From the strikingly beautiful Severance Hall to the iconic Rock and Roll Hall of Fame, Cleveland knows how to celebrate and cultivate art. Throw in delicious food trucks, craft breweries, and communities with grit and vision, and it’s clear this city has struck a balance between effortlessly cool and uniquely vibrant.
Evidence of human settlements in the area can be traced as far back as 10,500 BC, with multiple waves of human cultures drawing from the natural abundance of Lake Erie and the Cuyahoga River. Cleveland was founded by Moses Cleaveland, a surveyor from Connecticut, who ventured west along Lake Erie and landed in a forested area along the Cuyahoga River. In 1796, Cleveland was officially born (the “a” disappeared later). As European settlers encroached on Native American lands, many tribes temporarily called the area home, and Cleveland became one of the centers of the American Indian movement when Russell Means' founded the Cleveland American Indian Center in 1969.
The city rose to prominence thanks to a booming steel industry and manufacturing that benefited from Cleveland’s location to major waterways. Many of those who reaped the financial rewards of Cleveland’s industry built beautiful homes and shared their largesse with area museums and cultural institutions, setting them up for long-term success. In the 1910s and 20s, the Great Migration brought a significant influx of African Americans leaving the South to pursue these expanding opportunies in Cleveland. However, by the mid-20th century the city had fallen on harder times, facing challenges including suburbanization, financial difficulties, social and racial unrest, as well as the notorious 1969 fire on the Cuyahoga River.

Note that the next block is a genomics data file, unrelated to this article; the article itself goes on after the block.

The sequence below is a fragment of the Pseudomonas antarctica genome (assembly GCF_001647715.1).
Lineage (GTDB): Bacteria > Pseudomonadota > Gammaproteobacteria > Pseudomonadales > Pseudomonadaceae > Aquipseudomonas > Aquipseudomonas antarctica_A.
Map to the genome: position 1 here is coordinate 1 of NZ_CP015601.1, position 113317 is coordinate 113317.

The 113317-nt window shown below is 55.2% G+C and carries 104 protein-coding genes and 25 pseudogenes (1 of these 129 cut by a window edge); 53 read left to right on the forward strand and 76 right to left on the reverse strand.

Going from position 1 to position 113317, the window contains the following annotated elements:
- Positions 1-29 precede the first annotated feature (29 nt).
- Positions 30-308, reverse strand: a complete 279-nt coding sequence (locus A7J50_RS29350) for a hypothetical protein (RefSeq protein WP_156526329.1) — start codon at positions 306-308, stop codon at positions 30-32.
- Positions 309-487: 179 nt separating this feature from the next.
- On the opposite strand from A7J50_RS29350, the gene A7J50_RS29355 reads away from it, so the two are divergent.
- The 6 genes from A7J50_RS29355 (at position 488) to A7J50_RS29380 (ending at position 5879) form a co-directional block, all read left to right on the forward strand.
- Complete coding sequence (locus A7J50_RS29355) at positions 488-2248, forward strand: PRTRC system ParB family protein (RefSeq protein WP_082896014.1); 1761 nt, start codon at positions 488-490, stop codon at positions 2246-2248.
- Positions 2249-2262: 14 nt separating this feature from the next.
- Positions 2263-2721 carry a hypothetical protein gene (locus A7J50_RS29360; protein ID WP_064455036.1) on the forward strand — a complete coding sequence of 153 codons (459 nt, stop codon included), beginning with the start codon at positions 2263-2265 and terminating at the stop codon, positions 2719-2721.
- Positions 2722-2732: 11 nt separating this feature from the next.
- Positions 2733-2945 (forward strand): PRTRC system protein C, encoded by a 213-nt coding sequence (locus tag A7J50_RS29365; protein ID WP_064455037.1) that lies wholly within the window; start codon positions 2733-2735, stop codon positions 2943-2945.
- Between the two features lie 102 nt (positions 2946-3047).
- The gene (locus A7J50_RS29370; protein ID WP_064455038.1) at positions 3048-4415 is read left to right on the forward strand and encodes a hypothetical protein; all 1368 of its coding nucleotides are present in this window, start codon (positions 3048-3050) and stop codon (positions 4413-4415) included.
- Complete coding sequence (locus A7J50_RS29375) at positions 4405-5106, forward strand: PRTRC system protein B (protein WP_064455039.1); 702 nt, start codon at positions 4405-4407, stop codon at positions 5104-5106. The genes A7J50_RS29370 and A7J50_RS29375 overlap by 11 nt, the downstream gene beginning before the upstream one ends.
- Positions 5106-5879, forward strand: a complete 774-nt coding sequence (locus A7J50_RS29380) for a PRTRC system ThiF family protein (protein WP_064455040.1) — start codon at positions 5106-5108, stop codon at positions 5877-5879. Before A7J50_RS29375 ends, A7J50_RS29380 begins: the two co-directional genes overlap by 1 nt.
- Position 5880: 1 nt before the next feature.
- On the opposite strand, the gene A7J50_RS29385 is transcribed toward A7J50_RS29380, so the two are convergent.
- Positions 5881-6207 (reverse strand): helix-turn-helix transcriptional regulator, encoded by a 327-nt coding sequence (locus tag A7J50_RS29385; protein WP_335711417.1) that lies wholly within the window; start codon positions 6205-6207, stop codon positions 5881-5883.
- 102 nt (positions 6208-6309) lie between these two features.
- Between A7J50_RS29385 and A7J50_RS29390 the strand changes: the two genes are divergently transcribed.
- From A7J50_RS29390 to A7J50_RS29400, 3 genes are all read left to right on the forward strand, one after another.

Today, the city has diversified, improved infrastructure, and has invested in the arts. As such, Cleveland is generally considered an example of revitalization. The new economic powerhouses include healthcare and academics, with major hospital systems, universities and related businesses. In studies conducted by The Economist in 2005 Cleveland was ranked as one of the most livable cities in the United States. Today, just under 400,000 people live in the city of Cleveland proper, spread over 78 square miles, and nearly 2.1 million live in the metropolitan area.
In 2014 Cleveland was host to the Gay Games and next year Cleveland will host the 2016 Republican National Convention.
One of the most important aspects of Cleveland is its many diverse neighborhoods. Areas on both the west side (Ohio City, Tremont, Detroit-Shoreway and Edgewater) and the east side (University Circle, Little Italy and Shaker Square) have thrived in recent years. Furthermore, a live-work zoning overlay for the city's near east side has facilitated the transformation of old industrial buildings into loft spaces for artists. For more information about Cleveland’s neighborhoods, click here.
The 2015 TCG National Conference Host Committee welcomes you to Cleveland!
Back to Top